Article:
1. Alone Together

2. Segment

3. Ask Me Now

4. Jazz Habit

5. Gentle Piece

6. I'll Take Les

7. Blame it on my Youth

8. Simone

9. Askew in the Cradle

10. Peace

  • Alone Together6:20
  • Segment4:46
  • Ask Me Now6:43

DownBeat, * * * * Four stars, Robert Doerschuk
“…Borla slips into (her solos) almost unobtrusively, like a diver arcing into a pool and leaving barely a ripple…She often presents herself as a member of the band, waiting her turn to blow through a chorus of Charlie Parker’s “Segment” and Jeff Beal’s “Jazz Habit,” both of which she executes artfully and with a refreshing sense of not being in a hurry to swing…One might be fooled into thinking of From Every Angle as a group rather than as a solo project. 4 stars!”

Jazz Improv, Curtis Davenport

“Ms. Borla’s scatting ability…is nothing short of amazing. The wordless syllables trip off of her tongue with a lightness and a facility that I have not heard since Ella…If you have wondered whatever happened to great jazz singing, wonder no more. It is right here in the form of Janice Borla…One of the best jazz releases of the year.”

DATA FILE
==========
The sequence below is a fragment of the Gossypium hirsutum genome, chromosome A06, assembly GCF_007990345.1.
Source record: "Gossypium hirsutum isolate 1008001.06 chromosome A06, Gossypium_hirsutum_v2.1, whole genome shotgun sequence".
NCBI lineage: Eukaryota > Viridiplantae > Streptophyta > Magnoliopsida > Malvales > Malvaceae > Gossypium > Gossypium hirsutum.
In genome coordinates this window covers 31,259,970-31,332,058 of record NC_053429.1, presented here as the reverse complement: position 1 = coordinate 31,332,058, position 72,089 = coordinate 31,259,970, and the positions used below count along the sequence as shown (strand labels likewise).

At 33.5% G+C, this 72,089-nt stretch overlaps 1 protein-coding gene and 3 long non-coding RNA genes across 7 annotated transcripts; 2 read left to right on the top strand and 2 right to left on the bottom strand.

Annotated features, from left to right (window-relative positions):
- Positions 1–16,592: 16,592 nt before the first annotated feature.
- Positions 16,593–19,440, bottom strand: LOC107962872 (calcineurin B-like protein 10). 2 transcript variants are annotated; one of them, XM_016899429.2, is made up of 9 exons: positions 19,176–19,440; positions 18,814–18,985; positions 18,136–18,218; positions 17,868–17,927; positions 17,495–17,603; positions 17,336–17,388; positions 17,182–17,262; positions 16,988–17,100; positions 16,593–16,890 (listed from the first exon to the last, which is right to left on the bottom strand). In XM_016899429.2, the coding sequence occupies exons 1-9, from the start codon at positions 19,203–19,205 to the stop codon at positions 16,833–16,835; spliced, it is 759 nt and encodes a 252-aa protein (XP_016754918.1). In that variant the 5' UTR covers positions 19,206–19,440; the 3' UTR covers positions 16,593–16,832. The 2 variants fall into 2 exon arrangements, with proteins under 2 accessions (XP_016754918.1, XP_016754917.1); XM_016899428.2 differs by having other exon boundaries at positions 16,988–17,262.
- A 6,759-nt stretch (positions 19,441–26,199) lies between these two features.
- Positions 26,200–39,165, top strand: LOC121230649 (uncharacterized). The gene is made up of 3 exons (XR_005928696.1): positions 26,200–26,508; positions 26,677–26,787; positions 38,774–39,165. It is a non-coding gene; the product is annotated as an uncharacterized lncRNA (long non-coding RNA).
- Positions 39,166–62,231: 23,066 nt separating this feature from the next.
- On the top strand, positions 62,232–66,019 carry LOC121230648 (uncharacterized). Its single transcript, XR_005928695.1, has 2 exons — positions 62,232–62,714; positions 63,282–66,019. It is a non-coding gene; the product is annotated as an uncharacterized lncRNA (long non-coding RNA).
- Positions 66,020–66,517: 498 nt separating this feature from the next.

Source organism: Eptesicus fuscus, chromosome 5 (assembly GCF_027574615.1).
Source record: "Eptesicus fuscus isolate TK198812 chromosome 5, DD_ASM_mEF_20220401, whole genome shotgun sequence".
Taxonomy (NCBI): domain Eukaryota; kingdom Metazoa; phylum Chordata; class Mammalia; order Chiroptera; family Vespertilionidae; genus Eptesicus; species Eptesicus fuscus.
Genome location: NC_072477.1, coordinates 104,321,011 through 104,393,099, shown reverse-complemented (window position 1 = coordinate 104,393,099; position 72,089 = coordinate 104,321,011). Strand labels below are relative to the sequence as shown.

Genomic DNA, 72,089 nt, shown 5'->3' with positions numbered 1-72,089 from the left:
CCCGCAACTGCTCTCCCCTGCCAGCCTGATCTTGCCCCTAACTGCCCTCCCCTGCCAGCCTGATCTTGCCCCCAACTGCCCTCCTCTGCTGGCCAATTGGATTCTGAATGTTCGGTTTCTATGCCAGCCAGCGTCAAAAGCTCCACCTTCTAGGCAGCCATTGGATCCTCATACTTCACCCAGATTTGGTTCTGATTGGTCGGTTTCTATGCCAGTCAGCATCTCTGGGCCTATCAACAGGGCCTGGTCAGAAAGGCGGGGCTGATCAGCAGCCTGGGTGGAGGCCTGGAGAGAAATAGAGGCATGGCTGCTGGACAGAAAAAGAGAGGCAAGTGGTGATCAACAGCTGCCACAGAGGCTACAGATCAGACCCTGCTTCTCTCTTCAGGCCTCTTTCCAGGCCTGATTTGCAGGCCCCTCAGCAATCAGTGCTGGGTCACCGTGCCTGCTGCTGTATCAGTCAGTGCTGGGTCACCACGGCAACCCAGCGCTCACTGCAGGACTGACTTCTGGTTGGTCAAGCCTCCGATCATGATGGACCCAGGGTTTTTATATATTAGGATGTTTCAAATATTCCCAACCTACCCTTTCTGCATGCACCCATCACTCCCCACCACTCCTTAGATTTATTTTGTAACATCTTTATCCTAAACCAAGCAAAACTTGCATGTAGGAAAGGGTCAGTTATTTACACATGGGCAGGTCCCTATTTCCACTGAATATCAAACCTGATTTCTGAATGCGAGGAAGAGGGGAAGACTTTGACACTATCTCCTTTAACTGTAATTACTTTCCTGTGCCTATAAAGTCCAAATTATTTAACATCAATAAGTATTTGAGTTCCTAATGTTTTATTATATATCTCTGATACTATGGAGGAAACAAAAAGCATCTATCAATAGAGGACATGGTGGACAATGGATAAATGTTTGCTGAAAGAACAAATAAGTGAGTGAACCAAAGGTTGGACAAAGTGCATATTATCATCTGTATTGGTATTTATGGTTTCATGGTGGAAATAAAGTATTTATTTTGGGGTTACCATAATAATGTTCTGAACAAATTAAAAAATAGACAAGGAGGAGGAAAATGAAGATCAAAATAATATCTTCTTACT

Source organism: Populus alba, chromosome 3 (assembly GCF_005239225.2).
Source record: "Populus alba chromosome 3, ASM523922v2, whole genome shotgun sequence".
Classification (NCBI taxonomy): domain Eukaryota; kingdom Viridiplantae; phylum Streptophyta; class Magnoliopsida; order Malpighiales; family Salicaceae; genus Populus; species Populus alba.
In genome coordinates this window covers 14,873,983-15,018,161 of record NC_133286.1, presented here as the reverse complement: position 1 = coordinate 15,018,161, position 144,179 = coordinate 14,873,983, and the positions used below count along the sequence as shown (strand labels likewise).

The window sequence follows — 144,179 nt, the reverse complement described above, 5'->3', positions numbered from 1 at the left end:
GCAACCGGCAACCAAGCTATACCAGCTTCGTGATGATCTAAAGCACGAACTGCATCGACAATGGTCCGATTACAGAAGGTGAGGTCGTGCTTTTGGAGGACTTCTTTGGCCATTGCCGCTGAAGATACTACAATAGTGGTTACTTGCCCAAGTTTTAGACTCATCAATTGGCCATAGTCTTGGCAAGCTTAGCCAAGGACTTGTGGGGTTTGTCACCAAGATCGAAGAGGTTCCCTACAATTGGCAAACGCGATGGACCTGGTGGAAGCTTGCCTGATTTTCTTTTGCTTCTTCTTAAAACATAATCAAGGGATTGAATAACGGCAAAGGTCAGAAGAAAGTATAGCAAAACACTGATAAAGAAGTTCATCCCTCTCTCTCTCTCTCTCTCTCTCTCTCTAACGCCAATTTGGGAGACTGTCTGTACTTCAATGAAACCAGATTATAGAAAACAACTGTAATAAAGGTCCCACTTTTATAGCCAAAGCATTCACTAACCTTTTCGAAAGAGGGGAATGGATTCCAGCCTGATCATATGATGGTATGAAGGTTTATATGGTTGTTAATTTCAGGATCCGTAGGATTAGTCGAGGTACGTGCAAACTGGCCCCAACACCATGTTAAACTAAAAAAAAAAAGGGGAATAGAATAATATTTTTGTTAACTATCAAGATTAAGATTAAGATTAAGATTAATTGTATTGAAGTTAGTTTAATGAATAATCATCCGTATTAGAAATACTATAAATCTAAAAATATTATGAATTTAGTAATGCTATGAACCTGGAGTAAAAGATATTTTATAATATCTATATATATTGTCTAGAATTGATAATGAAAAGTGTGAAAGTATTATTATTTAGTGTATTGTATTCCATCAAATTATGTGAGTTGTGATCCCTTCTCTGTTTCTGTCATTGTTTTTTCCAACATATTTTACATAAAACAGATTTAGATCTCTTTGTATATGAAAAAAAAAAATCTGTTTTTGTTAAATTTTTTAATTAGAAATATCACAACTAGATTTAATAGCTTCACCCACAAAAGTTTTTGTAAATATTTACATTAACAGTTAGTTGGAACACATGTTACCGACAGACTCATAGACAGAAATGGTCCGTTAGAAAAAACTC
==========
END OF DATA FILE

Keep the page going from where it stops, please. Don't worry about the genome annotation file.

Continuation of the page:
From Every Angle continues in the direction Janice began on her prior albums, using her voice as a true jazz instrument to explore an instrumental repertoire with more adventurous melodies and less formulaic harmonic progressions. The title refers in part to her fondness for angular melodies. The material ranges from the bop lines of Bird’s “Segment” and Monk’s “Ask Me Now,” to Frank Foster’s sinewy “Simone,” Kenny Wheeler’s “Gentle Piece,” Jeff Beal’s “Jazz Habit,” and her own “Askew In the Cradle.” “I’ve been singing melodies like these for years, but the shift here is that I realized that I LOVE singing tunes without lyrics, and decided to follow that impulse here.” Six of the 10 tracks are sung as wordless vocals.

Guitarist John Mclean, co-producer on the album, created arrangements that cast Janice as an equal member of the ensemble rather than as a solo voice with accompaniment., embedding her voice more deeply into the music than is usual for a singer. Whether interacting with John or Art Davis’ trumpet in unison, counterpoint and improvised duets, there’s plenty of space left for blowing. Pianist Dan Haerle, bassist Bob Bowman, and drummer Jack Mouse have played as a trio for years and are all highly conversational players, making the album a truly interactive, collaborative affair.

Art Davis – trumpet/flugelhorn
John McLean – guitars
Dan Haerle - piano
Bob Bowman – bass
Jack Mouse – drums

Blujazz (2006)